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  • Linda Mackay

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This is an extraordinary time and I know I have been riding waves of disbelief and loss, feelings of fear and numbness, anxiousness, kind of shut down and immobilized at times, or restless and agitated. And threaded through this changing landscape are moments of surrender, of letting go, of acceptance, peace and even joy. The capacity to hold in our awareness the non dual nature of our experiences is a skill that many wisdom teachings and practices help us grow: to hold in a wider lens both effort and ease, suffering and joy, destruction and growth. Finding the middle path of equanimity is, for me. a commitment to life-long practice, not something to attain. Here is an excerpt of one of Jack Kornield's books:

"The near enemy of equanimity is indifference or callousness. We may appear serene if we say, “I’m not attached. It doesn’t matter what happens anyway, because it’s all transitory.” We feel a certain peaceful relief because we withdraw from experience and from the energies of life. But indifference is based on fear. True equanimity is not a withdrawal; it is a balanced engagement with all aspects of life. It is opening to the whole of life with composure and ease of mind, accepting the beautiful and terrifying nature of all things. Equanimity embraces the loved and the unloved, the agreeable and the disagreeable, the pleasure and pain. It eliminates clinging and aversion. Although everything is temporary and dreamlike, with equanimity we nevertheless honor the reality of form. As Zen master Dogen says, “Flowers fall with our attachment, and weeds spring up with our aversion.” Knowing that all will change and that the world of conditioned phenomena is insubstantial, with equanimity we are able to be fully present and in harmony with it." Bringing Home the Dharma: Awakening Right Where You Are, by Jack Kornfield


The quest for equanimity is not to escape or deny, but to embrace fully what is present in our embodied experience. Mindfulness practices help us find release from the constrictions of cognitions and the narratives we replay in our attempts to help us understand and give meaning to our experience. The practices instead direct us to the sensed experience of impermanency and changing landscape, and find within the anchor of being, deepening to equanimity of nature, the balance and harmony within.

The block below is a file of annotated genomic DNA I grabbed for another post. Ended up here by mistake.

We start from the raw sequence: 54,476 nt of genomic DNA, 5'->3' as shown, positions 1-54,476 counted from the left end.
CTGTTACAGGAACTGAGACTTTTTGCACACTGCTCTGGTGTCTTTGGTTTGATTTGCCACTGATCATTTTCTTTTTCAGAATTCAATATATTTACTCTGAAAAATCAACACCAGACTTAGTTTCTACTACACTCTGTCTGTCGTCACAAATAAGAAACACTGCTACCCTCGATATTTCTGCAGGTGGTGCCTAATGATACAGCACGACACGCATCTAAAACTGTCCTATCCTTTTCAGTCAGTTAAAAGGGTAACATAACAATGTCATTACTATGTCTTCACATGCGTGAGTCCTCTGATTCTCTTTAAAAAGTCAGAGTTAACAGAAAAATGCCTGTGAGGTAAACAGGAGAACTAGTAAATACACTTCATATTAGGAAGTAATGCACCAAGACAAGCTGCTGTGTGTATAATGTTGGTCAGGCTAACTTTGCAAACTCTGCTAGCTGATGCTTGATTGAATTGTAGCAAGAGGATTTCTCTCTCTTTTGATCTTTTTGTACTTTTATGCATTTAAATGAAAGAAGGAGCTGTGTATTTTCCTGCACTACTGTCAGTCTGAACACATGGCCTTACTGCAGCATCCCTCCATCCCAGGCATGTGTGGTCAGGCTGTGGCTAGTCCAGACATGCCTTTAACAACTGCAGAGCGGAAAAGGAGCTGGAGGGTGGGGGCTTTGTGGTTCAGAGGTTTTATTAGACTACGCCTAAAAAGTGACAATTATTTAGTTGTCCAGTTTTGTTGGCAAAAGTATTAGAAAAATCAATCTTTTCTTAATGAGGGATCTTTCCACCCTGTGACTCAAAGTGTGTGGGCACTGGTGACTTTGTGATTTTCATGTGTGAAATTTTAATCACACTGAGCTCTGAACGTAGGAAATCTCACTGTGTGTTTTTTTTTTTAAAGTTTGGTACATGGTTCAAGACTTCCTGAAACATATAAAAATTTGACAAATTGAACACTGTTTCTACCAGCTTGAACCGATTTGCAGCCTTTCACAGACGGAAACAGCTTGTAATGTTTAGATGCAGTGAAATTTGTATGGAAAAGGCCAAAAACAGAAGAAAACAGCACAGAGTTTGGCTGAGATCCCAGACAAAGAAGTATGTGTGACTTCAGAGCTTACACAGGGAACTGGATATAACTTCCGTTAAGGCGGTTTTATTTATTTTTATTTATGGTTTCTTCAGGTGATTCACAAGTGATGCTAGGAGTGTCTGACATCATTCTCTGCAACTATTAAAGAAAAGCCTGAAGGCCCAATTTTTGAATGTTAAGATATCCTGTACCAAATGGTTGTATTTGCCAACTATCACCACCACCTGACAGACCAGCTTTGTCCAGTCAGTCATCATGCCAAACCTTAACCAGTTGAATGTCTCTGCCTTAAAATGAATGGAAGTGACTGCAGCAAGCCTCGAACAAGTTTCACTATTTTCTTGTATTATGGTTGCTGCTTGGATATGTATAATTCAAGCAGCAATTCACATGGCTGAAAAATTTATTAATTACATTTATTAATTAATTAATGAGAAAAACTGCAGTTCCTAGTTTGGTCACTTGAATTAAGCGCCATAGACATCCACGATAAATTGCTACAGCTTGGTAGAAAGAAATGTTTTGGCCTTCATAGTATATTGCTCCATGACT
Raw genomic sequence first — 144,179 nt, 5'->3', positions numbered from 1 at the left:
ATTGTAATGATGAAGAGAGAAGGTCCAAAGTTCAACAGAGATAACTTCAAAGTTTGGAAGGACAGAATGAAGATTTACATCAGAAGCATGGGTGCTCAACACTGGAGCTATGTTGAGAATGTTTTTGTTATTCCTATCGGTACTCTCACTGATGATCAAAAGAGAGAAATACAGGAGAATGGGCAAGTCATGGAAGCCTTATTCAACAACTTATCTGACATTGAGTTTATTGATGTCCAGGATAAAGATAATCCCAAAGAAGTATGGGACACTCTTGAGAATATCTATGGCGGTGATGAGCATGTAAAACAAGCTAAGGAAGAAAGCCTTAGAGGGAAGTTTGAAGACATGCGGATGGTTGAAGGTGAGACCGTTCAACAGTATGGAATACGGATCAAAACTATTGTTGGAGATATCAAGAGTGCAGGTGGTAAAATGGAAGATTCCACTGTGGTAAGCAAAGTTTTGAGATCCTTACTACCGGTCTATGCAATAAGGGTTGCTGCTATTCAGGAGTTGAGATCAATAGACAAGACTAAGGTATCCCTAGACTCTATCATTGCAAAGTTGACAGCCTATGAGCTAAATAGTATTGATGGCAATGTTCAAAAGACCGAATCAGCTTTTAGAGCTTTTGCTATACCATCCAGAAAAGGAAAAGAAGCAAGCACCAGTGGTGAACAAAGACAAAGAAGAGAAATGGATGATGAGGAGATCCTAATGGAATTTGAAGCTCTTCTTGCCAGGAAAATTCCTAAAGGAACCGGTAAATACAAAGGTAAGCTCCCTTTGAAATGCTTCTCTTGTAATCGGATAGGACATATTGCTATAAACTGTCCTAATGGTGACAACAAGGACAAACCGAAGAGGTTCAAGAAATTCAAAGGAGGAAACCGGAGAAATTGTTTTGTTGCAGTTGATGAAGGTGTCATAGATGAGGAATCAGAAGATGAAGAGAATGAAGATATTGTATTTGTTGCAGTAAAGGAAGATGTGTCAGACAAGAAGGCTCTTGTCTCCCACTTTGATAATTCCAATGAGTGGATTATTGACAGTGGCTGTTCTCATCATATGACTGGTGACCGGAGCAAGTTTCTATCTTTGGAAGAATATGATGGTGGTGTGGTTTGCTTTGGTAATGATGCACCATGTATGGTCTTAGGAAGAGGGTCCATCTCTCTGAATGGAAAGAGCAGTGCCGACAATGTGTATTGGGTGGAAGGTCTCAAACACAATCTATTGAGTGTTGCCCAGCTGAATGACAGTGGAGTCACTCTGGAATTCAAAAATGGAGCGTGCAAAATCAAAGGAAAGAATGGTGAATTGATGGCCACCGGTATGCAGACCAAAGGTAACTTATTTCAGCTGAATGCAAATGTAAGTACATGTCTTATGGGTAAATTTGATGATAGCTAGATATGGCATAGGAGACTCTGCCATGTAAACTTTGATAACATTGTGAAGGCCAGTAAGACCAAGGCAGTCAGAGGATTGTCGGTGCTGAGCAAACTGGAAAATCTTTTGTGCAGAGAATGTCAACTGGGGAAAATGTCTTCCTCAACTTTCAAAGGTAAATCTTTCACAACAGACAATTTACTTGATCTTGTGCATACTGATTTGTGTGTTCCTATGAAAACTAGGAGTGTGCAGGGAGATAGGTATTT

Here are some resources offered by master teachers from whom I continue to learn and practice with:

Jill Davey and other teachers True North Insight Jack Kornfield and Tara Brach Jon Kabat Zinn Wisdom 2.0 Insight Meditation Society Meditation Society Tricycle Articles: Grieving during a Pandemic The Discomfort You are Feeling is Grief


Here are beautiful words from another gifted writer and teacher, that comforted and inspired me:

Solitude is one of the most precious things in the human spirit. It is different from loneliness. When you are lonely, you become acutely conscious of your own separation. Solitude can be a homecoming to your own deepest belonging. One of the lovely things about us as individuals is the incommensurable in us. In each person, there is a point of absolute nonconnection with everything else and with everyone. This is fascinating and frightening. It means that we cannot continue to seek outside ourselves for things we need from within. The blessings for which we hunger are not to be found in other places or people. These gifts can only be given to you by yourself. They are at home at the hearth of your soul. JOHN O'DONOHUE Excerpt from the book, Anam Cara Ordering Info: https://johnodonohue.com/store


May you be well, may you be safe, may you be peaceful and at ease, may you be compassionate with whatever arises, and may you live in the embrace of loving kindness,

Linda


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